Ectopic Pregnancy and Fallopian Tube Symptoms

An ectopic pregnancy is one of those complications of pregnancy that can occur in the first trimester of a pregnancy and could either result in a miscarriage or in a medical emergency that will put the pregnant female at risk of death. An ectopic pregnancy occurs in one in a hundred women and in nearly all of those cases, an ectopic pregnancy in the fallopian tube is the result.

The fallopian tube is a connecting tube from the ovaries to the uterus. During fertilization, sperm is transported through the cervix into the uterus and follows chemical signals to the ampulla of the fallopian tubes.


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After the egg is fertilized, it is moved along the fallopian tube with the help of hair-like structures called cilia. When the egg reaches the fallopian tube, it will start to grow and secrete enzymes that allow it to burrow into the endometrium. This will then start the process of placenta formation and the cocoon called the amniotic sac, which is the residence of the baby from that point till delivery.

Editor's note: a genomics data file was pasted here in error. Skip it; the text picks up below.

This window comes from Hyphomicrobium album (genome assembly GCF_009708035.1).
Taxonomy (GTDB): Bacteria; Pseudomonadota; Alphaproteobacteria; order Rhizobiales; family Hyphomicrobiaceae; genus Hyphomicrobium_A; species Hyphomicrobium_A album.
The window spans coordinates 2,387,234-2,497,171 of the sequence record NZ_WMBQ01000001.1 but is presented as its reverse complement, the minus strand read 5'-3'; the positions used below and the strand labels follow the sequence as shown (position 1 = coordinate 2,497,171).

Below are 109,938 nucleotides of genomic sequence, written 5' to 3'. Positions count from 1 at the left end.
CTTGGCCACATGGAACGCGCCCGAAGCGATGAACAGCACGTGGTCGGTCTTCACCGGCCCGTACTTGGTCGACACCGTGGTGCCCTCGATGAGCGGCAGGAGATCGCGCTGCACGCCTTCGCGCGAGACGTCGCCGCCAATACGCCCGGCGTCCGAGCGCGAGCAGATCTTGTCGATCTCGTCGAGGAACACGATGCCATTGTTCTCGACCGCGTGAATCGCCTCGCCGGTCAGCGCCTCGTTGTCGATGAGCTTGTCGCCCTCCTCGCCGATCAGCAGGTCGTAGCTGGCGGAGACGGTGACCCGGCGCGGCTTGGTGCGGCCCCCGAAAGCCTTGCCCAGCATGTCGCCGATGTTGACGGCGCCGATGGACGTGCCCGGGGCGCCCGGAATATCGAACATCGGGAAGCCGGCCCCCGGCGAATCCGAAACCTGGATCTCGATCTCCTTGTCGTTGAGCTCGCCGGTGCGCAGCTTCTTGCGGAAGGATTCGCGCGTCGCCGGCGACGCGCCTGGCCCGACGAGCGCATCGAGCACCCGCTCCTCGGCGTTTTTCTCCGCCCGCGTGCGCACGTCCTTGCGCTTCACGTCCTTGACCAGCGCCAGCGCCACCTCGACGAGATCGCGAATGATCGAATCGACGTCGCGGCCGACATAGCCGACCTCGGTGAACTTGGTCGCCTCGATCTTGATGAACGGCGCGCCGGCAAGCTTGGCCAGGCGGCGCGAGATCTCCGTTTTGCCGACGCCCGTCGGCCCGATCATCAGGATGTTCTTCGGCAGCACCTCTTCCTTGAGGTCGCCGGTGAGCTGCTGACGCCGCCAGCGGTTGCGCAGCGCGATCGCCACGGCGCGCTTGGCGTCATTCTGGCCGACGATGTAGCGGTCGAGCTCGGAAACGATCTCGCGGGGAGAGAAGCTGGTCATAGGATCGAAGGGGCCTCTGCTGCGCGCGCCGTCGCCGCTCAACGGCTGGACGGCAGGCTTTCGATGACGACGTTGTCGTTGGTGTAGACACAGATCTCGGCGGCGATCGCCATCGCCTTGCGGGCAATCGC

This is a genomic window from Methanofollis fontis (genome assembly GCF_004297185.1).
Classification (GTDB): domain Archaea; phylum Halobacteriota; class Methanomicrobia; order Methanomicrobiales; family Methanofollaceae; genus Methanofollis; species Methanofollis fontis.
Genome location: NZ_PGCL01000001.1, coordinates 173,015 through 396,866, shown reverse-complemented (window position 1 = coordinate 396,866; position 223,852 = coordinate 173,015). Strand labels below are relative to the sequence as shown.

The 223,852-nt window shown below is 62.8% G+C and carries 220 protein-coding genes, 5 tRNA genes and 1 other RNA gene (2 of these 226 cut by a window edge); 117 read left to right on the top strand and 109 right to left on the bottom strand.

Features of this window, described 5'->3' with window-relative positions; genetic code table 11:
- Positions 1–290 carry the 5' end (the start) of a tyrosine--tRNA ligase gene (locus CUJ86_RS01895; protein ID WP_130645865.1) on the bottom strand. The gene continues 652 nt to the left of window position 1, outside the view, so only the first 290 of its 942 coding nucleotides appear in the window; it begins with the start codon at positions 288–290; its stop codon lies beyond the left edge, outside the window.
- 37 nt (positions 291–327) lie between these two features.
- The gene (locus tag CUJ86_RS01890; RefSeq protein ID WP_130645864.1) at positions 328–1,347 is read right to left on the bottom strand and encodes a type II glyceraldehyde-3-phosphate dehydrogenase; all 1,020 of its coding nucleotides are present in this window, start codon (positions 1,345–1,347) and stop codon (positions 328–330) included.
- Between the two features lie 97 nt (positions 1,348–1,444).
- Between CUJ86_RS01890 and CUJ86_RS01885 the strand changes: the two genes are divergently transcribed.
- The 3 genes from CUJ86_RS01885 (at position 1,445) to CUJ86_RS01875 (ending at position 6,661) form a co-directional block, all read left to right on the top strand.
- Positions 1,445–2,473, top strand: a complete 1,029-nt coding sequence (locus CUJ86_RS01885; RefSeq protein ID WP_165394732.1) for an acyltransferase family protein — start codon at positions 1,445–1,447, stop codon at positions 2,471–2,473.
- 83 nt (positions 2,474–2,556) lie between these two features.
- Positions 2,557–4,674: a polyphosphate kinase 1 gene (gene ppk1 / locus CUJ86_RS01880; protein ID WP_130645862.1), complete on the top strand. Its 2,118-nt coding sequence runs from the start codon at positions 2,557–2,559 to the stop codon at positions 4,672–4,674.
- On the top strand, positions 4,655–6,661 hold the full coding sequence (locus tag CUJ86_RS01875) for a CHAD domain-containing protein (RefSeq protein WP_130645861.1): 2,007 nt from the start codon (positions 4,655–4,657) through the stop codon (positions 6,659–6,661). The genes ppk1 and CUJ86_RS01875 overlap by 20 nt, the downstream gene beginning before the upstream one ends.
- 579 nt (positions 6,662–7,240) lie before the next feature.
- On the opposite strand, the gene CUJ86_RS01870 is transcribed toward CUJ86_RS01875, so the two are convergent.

Ectopic Pregnancy Fallopian Tube Symptoms

Things go wrong when the cilia are non-existent or are not efficient enough in pushing the egg to the uterus. This will cause the fetus to start developing in the fallopian tube. As the fetus starts to secrete enzymes into the fallopian tube tissue, bleeding is the first thing that happens. In at least half of the cases of ectopic pregnancies, the bleeding action itself will push the fetus out of the fallopian tubes and cause a miscarriage. The fetus is then destroyed and pushed out of the uterus.

In some odd cases, this does not happen and the bleeding continues until blood spills into the peritoneum. This is a medical emergency that requires immediate surgery. The fetal removal is a procedure called salpingostomy. If the fallopian tube is too badly damaged then that is also removed in a procedure called a salpingectomy.

There are some very freak cases where an ectopic pregnancy can occur outside the fallopian tube and sometimes in the ovaries, cervix, and vagina. There are even cases of an ectopic pregnancy occurring in the abdomen because the fetus has burrowed through the fallopian tube near the major artery that supplies blood to the stomach. In at least one case, this has caused an abdominal pregnancy to occur. In these cases, during delivery, the organ to which the placenta is attached to also has to be removed.

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